The Llano Estacado is a plateau, a regional landmass consisting of horizontally-bedded sedimentary rocks or strata that has been gently uplifted by tectonic forces of the Earth.
The uplift was gentle—not violent as with mountain building, which twists and breaks the rocks—so the sedimentary rocks of a plateau are still relatively horizontal. The uplift was caused by heat below the plateau that comes from deep within the Earth.
The best example of a plateau in the United States is the giant Colorado Plateau of southern Utah and Colorado and northern Arizona and New Mexico, the famous Four Corners Area.
The Llano Estacado in many ways is just a smaller version of the Colorado Plateau, but there are some important differences.
Characteristically, millions of years of weathering and erosion create beautiful and scenic landforms on plateaus, such as canyons, buttes, mesas, and pinnacles.
Depending on the age and timing and amount of uplift, these landforms can have high relief (relief is the difference in elevation between the highest and lowest areas) as in the Colorado Plateau, seen in the photo at right.
The famous East and West Mitten
Buttes in Monument Valley, Arizona.
Note the high relief.
Landforms can also have low topographical relief, as is the case with the Llano Estacado. Low relief means the area is relatively flat (see photo), and this certainly characterizes the Llano Estacado.
Topography refers to mapping the land in terms of elevation and relief, so a topographic map shows a region’s elevation and relief to one who can read it. The entire U.S. has been mapped topographically.
Rattlesnake Racetrack, just off Rankin Highway in Midland County, has low relief.
Canyons on the Colorado Plateau are deep with steep canyon walls, such as the Grand Canyon, but canyons on the Llano Estacado are relatively shallow with gentle slopes and low bluffs that can simply be termed valleys.
The reason is because the Colorado Plateau has undergone recent uplift, so erosion now is extremely active, while the Llano Estacado’s uplift occurred long ago, so erosion by now has worn down the land to a condition of low relief.
Playa Lake on the Llano Estacado.
Note the shallow depression on otherwise flat topography (low relief).
High relief in the Llano Estacado?
Yes! The Llano Estacado does have some areas of high topographic relief. These are found along the edges of the plateau, where the land drops precipitously from the top of the plateau to the valley below. These steep edges or cliffs are called escarpments. The eastern edge in Texas is the Caprock Escarpment, and the western edge in New Mexico is the Mescalero Escarpment.
High relief in the Llano Estacado?
The Caprock Escarpment near Amarillo and Canyon, Texas, is so scenic that a state park was created to protect the area: Palo Duro Canyon State Park. The small Prairie Dog Town Fork of the Red River created the huge Palo Duro Canyon by slowly cutting into the Caprock Escarpment over millions of years. Spectacular landforms, such as famous Lighthouse Rock at left, can be found in the park.
Palo Duro Canyon State Park
The Caprock Escarpment is visible in the photo at right. This wall of horizontally-layered sedimentary rock is the eastern edge of the Llano Estacado. The red color indicates that the sediments were originally deposited in non-marine environments, such as river channels and alluvial plains, and contain an oxidized form of iron called hematite (blood-rock), which can be ground to form a red pigment for artwork.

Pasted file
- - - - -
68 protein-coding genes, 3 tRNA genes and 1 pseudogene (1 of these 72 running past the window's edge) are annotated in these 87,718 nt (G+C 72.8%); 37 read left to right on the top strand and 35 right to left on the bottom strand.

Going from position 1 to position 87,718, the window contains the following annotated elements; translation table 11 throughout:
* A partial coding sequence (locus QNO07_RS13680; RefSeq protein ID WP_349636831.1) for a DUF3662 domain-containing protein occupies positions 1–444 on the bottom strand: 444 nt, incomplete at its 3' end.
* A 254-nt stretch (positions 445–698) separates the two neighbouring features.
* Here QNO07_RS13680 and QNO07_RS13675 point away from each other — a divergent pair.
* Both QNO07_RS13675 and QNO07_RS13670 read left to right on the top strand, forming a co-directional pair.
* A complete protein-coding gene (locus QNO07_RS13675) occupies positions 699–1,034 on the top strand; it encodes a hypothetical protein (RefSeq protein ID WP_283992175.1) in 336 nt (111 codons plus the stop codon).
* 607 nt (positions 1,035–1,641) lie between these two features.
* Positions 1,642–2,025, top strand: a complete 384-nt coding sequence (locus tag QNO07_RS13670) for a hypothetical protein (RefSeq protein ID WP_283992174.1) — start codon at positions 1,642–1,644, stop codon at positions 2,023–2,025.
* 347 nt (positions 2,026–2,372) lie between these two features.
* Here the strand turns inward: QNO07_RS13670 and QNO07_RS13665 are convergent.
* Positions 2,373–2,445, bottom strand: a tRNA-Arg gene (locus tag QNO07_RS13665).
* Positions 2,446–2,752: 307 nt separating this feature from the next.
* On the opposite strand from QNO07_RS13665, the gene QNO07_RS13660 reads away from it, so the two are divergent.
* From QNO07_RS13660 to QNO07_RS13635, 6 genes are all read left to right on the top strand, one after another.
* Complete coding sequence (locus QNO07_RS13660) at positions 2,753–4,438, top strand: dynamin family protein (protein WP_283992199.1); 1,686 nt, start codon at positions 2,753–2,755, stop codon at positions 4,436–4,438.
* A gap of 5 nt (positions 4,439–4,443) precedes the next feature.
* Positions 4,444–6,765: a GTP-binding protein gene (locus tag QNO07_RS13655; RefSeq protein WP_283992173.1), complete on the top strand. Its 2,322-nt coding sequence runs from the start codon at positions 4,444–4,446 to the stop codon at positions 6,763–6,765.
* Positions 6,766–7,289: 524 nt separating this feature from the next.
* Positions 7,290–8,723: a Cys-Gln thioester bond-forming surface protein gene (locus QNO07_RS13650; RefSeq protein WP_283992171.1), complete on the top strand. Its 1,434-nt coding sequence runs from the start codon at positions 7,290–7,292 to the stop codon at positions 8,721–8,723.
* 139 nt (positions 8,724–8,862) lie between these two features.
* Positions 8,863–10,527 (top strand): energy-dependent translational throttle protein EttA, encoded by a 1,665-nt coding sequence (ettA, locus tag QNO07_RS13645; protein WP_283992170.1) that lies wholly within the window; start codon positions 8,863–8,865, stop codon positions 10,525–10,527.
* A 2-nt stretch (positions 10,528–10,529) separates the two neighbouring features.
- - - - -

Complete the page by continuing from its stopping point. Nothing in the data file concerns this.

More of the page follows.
The Mescalero Escarpment
The Mescalero Escarpment is visible in the photo at right. This wall of horizontally-layered sedimentary rock is the western edge of the Llano Estacado or southern High Plains. Here it drops off into the Pecos River Valley just south of Tucumcari, New Mexico. Once again, note the considerable topographic relief between the top of the plateau and the river valley below.
Characteristics of the Llano Estacado
The Llano Estacado plateau occupies approximately 37,000 square miles (22 million acres). It is larger than the combined states of Maryland, Massachusetts, New Jersey, and Rhode Island, and larger than the single state of South Carolina! The region is devoid of native trees except for the tiny shin oak and mesquite. As the Southern High Plains, the Llano is cut off from the Great Plains to the north by the Canadian River Valley. The Llano slopes gently to the southeast by 8-10 feet per mile. With no geological relief, the only changes in elevation are the approximately 34,000 shallow depressions called playas. The Llano Estacado is the largest, isolated non-mountainous geological area in North America, which is why endemic plants and animals are found here.
Most students are told that we live in the Permian Basin, but they do not know what the Permian Basin really is. Also, isn't a basin a depression rather than an uplifted area? The Permian Basin is actually a sedimentary rock sequence, with horizontal (flat-lying) strata (sedimentary rock layers) found deep underground. Millions of years ago, the Permian ocean basin was depressed, filled with marine water, and collected sediment, but now we live on top of the rocks of the Permian Basin, not in it.
The Permian Basin
The “Permian Basin” is actually an informal name that describes a number of subsurface geologic features: the Midland Basin, the Delaware Basin, the Central Basin Platform between them, and several mountain ranges composed of the same strata that have been uplifted by various events that are scattered around and inside the major basins. The name “Permian Basin” was given to this area because it contains an enormous amount of oil and gas found primarily in strata of Permian age.